Location: Grain Quality and Structure ResearchTitle: Improvement of whole wheat dough and bread qualities with hydrocolloids
|TEBBEN, LAUREN - Kansas State University|
|Tilley, Michael - Mike|
|LI, YONGHUI - Kansas State University|
Submitted to: Food Hydrocolloids
Publication Type: Peer Reviewed Journal
Publication Acceptance Date: 6/20/2021
Publication Date: 8/22/2021
Citation: Tebben, L., Tilley, M., Li, Y. 2021. Improvement of whole wheat dough and bread qualities with hydrocolloids. Food Hydrocolloids. 3:116-128. https://doi.org/10.23789/1869-2303-2021-03-116.
Interpretive Summary: Hydrocolloids are high molecular weight polymers that are hydrophilic and form gels or highly-viscous suspensions in water-based systems. In foods, hydrocolloids are used to modify texture and viscosity, and can be broadly classified as thickeners. Hydrocolloids come from several sources, including seeds, plant exudates or cell wall material, seaweed, cellulose derivatives, microbial fermentation products, and modified starches. Hydrocolloids are used extensively in gluten-free bakery products to provide strength, stability, and viscoelasticity in the absence of a gluten network. In wheat-based bakery applications, hydrocolloids increase water absorption and modify dough properties, provide stability to frozen dough and par-baked bread, and, increase loaf volume, improve crumb texture, increase moisture retention, and retard staling. Whole wheat bread in particular can benefit from the strengthening effects of hydrocolloids, since the bran and germ in whole wheat flour lead to a weaker gluten network and smaller loaf volume compared to white bread. Five hydrocolloids were chosen to represent a range of structures and sources: CMC (carboxymethyl cellulose) and HPMC (hydroxypropyl methylcellulose) (cellulose derivatives), guar gum (galacto-mannan, from guar beans), sodium alginate (seaweed extract), and xanthan gum (product of bacterial fermentation). The hydrocolloids were evaluated individually at three levels on the physical properties of dough and bread made with whole wheat flour, with the aim of increasing loaf volume and decreasing staling. All hydrocolloids except for CMC increased specific loaf volume for at least one of the levels tested (P < 0.01), with minimal change to crumb structure. HPMC was the most favorable hydrocolloid to increase loaf volume and delay staling of whole wheat bread.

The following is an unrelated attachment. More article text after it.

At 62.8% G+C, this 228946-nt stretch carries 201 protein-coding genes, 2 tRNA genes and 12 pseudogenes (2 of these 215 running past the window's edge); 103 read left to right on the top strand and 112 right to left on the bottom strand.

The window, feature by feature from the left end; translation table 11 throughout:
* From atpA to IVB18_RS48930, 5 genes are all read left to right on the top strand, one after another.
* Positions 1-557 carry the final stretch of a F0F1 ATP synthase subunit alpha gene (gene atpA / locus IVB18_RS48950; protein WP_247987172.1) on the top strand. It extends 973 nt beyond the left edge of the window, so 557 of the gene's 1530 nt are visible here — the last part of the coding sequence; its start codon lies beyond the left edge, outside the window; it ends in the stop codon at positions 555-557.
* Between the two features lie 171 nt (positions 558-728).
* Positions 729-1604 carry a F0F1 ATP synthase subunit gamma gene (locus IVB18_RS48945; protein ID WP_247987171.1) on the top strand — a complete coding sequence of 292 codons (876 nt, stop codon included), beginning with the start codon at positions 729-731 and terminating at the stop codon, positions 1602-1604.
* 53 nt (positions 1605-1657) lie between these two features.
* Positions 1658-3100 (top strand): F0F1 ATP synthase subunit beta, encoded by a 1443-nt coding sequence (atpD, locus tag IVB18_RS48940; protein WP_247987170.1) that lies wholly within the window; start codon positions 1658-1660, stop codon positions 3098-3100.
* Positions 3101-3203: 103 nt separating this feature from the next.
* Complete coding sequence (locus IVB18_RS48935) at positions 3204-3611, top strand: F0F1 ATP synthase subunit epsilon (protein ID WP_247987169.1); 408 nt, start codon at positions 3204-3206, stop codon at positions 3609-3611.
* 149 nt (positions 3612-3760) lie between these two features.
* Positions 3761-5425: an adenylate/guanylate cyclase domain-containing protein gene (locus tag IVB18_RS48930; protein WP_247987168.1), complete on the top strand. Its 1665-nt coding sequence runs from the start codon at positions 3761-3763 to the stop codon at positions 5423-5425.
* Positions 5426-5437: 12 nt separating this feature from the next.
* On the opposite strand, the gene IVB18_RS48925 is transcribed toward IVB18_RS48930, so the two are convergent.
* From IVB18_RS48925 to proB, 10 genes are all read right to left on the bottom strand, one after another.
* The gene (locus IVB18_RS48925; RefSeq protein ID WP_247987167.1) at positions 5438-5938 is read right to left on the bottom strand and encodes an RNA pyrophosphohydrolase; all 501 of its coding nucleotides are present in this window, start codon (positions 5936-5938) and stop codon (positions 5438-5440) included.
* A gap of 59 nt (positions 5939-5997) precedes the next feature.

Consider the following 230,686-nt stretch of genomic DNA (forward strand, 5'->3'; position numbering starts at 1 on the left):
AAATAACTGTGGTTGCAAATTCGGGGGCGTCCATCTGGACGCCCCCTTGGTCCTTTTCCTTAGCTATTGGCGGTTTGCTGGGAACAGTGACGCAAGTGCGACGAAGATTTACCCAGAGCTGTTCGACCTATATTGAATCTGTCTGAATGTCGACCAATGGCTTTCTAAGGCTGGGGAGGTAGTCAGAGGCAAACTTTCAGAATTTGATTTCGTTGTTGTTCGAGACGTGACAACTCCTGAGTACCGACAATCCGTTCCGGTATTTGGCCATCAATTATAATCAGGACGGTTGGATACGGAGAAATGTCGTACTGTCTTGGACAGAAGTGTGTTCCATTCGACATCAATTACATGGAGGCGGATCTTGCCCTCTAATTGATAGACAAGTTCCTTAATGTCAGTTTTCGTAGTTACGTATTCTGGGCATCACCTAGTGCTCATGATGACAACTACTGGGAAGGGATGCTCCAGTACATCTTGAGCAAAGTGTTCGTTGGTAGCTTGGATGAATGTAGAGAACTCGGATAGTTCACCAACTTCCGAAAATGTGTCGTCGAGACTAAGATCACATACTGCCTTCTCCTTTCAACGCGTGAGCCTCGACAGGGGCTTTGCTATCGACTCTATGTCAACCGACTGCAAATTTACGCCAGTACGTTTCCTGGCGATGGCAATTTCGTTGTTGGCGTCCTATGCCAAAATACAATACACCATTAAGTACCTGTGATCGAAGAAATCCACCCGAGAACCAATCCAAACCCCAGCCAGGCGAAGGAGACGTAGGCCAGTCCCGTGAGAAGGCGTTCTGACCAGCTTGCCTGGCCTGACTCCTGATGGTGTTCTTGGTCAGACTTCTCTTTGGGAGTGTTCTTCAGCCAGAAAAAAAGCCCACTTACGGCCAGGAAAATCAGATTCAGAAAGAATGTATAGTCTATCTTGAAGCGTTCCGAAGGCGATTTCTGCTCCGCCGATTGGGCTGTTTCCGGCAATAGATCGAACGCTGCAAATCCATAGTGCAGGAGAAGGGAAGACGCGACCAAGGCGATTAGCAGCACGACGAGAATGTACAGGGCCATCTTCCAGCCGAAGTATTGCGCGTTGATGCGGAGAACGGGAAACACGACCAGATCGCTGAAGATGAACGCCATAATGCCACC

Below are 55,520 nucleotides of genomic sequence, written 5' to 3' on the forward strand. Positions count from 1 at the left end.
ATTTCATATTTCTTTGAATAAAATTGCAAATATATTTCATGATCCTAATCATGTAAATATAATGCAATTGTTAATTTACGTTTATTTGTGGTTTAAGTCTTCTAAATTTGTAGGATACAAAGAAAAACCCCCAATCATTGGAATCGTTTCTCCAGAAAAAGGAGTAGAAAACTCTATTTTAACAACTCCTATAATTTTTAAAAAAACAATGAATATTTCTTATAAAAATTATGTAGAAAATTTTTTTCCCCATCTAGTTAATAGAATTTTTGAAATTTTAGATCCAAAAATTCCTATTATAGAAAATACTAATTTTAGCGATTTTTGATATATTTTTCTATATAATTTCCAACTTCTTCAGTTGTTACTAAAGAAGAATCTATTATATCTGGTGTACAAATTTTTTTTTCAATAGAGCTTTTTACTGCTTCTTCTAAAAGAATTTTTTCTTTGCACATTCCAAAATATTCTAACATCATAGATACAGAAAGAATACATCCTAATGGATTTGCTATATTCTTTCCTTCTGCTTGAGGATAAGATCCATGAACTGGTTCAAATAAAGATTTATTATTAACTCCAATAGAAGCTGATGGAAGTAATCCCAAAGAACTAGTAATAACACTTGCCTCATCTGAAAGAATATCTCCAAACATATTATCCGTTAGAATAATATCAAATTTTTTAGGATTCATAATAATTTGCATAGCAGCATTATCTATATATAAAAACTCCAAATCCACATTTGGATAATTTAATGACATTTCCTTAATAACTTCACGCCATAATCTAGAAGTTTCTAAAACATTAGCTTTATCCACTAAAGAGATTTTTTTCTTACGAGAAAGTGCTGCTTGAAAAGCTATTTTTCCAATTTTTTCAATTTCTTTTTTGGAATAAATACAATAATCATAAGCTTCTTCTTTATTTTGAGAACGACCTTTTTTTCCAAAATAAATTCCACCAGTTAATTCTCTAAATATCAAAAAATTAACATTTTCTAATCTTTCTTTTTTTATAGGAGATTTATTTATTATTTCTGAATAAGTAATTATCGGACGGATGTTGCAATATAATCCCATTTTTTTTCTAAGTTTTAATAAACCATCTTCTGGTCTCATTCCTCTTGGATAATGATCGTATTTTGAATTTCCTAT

Technical Abstract: Hydrocolloids are used to improve dough handling and bread quality and retard staling. The strengthening effect is particularly beneficial to bread from whole wheat flour and other flours of low gluten quality. Hydrocolloids carboxymethyl cellulose (CMC), guar gum, hydroxypropyl methylcellulose (HPMC), sodium alginate, and xanthan gum were evaluated individually at 0.25, 0.5, and 1.0% fwb in whole wheat dough and bread to improve loaf volume and reduce staling. Dough properties were determined by farinograph, mixograph, Chen-Hoseney stickiness test, and Kieffer rig uniaxial extensibility. Effect on starch retrogradation in bread crumb was quantified by differential scanning calorimetry (DSC) after the 7 days. Hydrocolloids increased water absorption and mixing time for whole wheat dough. All hydrocolloids except for CMC increased specific loaf volume for at least one of the levels tested (P < 0.01), with minimal change to crumb structure. HPMC (all levels) and xanthan gum (medium level) produced the greatest increases in specific loaf volume. The high level of guar gum and medium level of HPMC reduced crumb hardness on Day 1 (P < 0.01). On Day 7, only HPMC and xanthan gum at the medium level decreased crumb hardness compared to the control. HPMC, sodium alginate, and xanthan gum decreased the rate of crumb firming during storage. No significant changes in amylopectin retrogradation or amylose-lipid complexation were observed, although xanthan gum showed a trend toward decreasing formation of the complex. HPMC is recommended as the most favorable hydrocolloid to increase loaf volume and delay staling of whole wheat bread.